Two boxers fighting in a ring

The blows landed like a hammer…

As a way of finishing up the comic-books-in-web-tech trend that I’ve been on the past few weeks, I thought I’d take a look at creating dynamic comic panels with CSS.

Panels in traditional comics are rectangular, but Japanese manga and Western graphical experimentation in the late 1970s created panels that took on all kinds of shapes, the demo above being one example.

Traditional photographic vignettes – the effect seen when filming a projected image, or in photos taken with old box cameras – have more of a “pincushion” appearance, with shadows becoming more visible at the corners of the image and less at the sides. The previous example in this CSS used an inner box-shadow on a background image, and therefore tended to a rectangular appearance: any circular shadowing effect we achieved was due solely to curving the border of the element with border-radius. But when we keep the corners of the element’s box at right angles, and combine that same technique with a radial gradient:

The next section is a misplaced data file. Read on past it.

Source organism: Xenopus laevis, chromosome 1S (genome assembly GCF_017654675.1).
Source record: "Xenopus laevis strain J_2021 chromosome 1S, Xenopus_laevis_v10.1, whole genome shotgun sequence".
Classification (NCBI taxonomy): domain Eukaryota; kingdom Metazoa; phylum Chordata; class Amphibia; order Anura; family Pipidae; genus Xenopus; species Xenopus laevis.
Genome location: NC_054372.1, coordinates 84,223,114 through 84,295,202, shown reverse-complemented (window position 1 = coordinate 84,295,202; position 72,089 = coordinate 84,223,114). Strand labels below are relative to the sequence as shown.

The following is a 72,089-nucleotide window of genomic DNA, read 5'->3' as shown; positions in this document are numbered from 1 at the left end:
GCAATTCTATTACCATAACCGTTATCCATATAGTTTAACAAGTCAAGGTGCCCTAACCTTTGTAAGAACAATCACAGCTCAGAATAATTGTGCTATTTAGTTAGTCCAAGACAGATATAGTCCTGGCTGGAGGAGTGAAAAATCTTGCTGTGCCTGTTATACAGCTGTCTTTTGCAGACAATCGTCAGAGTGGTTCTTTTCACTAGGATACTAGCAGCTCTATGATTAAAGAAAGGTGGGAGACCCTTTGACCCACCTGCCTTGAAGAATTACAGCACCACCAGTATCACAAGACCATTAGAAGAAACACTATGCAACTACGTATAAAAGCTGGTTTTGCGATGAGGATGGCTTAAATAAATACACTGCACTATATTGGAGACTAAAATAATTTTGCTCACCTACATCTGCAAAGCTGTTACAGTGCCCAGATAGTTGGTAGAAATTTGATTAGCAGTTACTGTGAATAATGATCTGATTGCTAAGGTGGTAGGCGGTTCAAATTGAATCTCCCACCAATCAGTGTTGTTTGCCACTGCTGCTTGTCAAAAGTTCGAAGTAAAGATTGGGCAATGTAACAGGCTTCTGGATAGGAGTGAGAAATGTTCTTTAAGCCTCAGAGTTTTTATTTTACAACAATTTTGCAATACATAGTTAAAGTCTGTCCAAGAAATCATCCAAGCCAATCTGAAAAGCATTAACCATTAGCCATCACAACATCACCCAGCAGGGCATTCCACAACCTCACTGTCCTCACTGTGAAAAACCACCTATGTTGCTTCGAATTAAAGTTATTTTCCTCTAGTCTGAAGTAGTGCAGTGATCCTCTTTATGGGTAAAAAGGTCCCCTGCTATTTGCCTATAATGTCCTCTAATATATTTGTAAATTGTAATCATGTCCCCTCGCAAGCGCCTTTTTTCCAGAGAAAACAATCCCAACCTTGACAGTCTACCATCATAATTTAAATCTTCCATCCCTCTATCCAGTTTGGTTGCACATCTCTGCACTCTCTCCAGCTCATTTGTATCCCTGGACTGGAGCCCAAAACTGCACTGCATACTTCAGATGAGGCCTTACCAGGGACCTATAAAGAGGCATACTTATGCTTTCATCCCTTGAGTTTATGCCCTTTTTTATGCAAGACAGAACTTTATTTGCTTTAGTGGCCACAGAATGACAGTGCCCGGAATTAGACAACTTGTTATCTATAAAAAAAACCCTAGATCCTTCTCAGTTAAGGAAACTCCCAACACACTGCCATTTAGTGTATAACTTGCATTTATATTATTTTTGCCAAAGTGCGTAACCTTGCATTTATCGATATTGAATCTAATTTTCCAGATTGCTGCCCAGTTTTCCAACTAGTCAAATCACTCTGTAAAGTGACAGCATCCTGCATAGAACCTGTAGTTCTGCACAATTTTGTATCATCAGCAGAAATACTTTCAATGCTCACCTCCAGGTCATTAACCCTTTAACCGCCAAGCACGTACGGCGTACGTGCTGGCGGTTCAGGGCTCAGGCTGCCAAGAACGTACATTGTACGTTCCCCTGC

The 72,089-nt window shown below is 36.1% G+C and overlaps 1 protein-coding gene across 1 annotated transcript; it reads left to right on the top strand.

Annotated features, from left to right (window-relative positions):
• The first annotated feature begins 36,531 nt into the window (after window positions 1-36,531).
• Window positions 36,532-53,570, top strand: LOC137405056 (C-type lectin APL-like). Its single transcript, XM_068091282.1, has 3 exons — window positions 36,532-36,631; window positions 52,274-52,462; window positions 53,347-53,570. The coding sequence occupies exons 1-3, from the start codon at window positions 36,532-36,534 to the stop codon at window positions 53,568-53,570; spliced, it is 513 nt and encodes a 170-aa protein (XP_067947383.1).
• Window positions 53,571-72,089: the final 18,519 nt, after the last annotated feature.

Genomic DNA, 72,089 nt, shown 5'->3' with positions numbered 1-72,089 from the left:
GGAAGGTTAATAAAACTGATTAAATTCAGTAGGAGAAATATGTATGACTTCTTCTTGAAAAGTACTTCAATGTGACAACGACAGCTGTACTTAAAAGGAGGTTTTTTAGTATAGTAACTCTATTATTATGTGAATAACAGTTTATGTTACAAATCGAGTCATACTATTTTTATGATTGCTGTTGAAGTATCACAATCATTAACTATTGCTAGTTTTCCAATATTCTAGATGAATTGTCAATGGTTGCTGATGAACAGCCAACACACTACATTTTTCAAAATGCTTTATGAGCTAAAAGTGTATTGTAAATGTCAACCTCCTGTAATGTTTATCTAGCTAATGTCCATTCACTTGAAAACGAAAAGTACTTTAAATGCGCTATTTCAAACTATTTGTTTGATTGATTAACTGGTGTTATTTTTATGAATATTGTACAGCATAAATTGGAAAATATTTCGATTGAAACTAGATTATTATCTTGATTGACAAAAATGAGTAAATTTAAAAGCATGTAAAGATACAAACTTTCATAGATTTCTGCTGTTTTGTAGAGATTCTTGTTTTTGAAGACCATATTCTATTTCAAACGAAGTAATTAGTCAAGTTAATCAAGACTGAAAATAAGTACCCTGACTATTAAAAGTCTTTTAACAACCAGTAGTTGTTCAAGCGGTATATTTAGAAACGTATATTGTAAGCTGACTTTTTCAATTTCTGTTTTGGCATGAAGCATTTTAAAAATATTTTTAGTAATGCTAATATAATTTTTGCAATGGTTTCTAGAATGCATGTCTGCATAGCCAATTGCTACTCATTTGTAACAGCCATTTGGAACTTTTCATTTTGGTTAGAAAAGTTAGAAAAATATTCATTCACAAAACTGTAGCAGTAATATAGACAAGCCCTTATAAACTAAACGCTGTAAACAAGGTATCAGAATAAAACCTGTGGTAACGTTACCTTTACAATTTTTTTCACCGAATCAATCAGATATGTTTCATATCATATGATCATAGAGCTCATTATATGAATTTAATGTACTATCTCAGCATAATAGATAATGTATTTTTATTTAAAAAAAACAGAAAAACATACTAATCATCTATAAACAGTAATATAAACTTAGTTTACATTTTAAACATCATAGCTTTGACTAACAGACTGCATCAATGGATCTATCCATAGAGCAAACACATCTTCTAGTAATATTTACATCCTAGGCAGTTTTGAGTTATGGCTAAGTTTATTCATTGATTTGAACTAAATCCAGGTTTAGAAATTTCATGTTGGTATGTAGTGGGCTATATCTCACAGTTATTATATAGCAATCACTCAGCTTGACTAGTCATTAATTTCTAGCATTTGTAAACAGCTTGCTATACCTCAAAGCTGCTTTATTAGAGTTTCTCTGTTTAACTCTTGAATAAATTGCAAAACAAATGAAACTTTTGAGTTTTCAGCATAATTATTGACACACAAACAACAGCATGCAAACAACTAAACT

Golden Gate Bridge in fog

Vignetting is the technique of fading of an image at its edges, often seen in wedding photographs, or in shots taken by a toy camera. In essence, it creates an inner frame for an image.

We can implement a similar technique to that used by the previous example of creating simple image masks; by maximizing the border-radius, you can create elliptical cut-out effects, as shown above.